7. Craft conflict in Bristol 1869-1877

Builders' belligerency

An increase in industrial action in Bristol during this period is clearly evident, although this occurrence should not be over emphasised. Outside of London strikes were more prevalent in medium-sized towns rather than in cities such as Bristol (J. E. Cronin (1982) 'Strikes 1870-1914', in C. J. Wrigley (ed.) (1982: Harvester: Brighton) A history of British industrial relations 1875-1914, p. 82). Industrial action in Bristol emanated largely from craft workers in the building industry. In 1869, a two-week strike by 123 members of the operative stone mason's society (OSM) was sparked by threats to established agreements. And in 1876, 349 stonemasons with OSM membership withdrew their labour until, after two weeks, the employers conceded to a penny per hour increase. It took a three-month stoppage in 1873 for 293 unionised carpenters to clinch the same deal. The other major stoppage involved 600 unionised building labourers who in 1876 also secured a penny per hour increase following a two-week strike (B. Atkinson (1982: Bristol Historical Society 51: Bristol) Trades unions in Bristol c.1860-1914, p. 4). The modernisation of the British economy at this time led to an increased demand for unskilled and semi-skilled workers. The labourers' dispute in part reflects this development as it involved unskilled workers, a feature of strikes elsewhere, and has particular significance since it presaged the emergence of new unionism in the late 1880s (Cronin (1982) pp. 87-89).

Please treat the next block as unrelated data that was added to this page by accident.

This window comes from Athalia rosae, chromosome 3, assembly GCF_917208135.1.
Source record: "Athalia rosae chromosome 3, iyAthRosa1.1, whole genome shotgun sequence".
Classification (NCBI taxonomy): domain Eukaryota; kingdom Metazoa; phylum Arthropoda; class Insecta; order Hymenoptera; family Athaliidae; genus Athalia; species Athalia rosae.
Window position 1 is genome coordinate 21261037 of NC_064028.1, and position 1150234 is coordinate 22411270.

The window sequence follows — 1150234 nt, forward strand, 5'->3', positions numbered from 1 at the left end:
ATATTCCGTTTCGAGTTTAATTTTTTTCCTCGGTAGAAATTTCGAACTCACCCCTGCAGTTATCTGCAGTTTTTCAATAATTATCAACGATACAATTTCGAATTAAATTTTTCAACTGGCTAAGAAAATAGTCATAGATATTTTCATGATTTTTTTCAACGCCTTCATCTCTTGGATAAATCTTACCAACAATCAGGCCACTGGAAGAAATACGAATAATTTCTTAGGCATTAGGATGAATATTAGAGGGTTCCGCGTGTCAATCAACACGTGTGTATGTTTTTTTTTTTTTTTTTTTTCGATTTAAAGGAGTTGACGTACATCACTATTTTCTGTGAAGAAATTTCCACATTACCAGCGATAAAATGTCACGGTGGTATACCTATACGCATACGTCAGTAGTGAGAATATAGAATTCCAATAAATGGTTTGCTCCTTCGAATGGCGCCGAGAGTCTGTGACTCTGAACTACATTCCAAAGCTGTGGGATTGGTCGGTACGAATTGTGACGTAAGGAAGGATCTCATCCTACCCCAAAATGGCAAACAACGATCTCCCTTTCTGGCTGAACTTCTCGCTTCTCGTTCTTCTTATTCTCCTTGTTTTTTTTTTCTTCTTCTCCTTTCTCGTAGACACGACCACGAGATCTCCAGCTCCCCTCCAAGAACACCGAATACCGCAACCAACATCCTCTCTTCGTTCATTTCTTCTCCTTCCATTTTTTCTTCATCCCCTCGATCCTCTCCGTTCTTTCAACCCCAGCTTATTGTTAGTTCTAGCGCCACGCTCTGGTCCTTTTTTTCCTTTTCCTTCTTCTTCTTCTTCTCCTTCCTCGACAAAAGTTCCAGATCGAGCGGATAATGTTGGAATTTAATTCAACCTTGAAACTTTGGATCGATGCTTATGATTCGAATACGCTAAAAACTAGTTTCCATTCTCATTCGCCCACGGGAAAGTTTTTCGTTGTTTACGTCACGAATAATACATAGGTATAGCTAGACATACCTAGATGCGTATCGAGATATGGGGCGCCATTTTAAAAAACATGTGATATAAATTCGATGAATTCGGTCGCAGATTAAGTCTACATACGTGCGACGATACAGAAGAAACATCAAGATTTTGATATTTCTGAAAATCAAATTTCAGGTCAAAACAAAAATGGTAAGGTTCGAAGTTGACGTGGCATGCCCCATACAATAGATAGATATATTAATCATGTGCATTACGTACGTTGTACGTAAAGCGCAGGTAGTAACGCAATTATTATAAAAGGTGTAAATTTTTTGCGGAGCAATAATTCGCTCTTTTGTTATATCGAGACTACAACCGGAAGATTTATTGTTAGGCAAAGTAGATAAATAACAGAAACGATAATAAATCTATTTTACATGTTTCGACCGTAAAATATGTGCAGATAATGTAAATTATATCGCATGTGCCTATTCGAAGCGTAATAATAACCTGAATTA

Trade union organisation

Concurrent with these disputes trade union membership advanced in Bristol, although availability of data is insufficient to measure the extent of this advance. It is likely that trade union density in Bristol in the early 1870s was below 5 per cent, tempering thoughts of placing too much stress on the significance of trade union growth at this time. Moreover, the extension of trade union coverage to previously unorganised sections of the workforce, the semi-skilled and unskilled, was limited. Trade union organisation among miners, railwaymen, boot and shoe workers, dockers and gas workers was at best in its infancy (D. Large and R. Whitfield (1973: Bristol Historical Association 32: Bristol) The Bristol Trades Council c.1873-1973, pp. 3-4). Despite the fragility of union organisation, there is evidence to suggest that workers, given a favourable environment, were able to achieve some of their demands. Writing in the late nineteenth century, Latimer, rather disparagingly, cites miners as the main cause for the dramatic increase in coal prices in 1872:

The colliers,... not only insisted on repeated advances in wages, but refused to work more than a few hours a day for three or four days a week (J. Latimer (1887: Morgan: Bristol) The annals of Bristol in the nineteenth century, p. 467).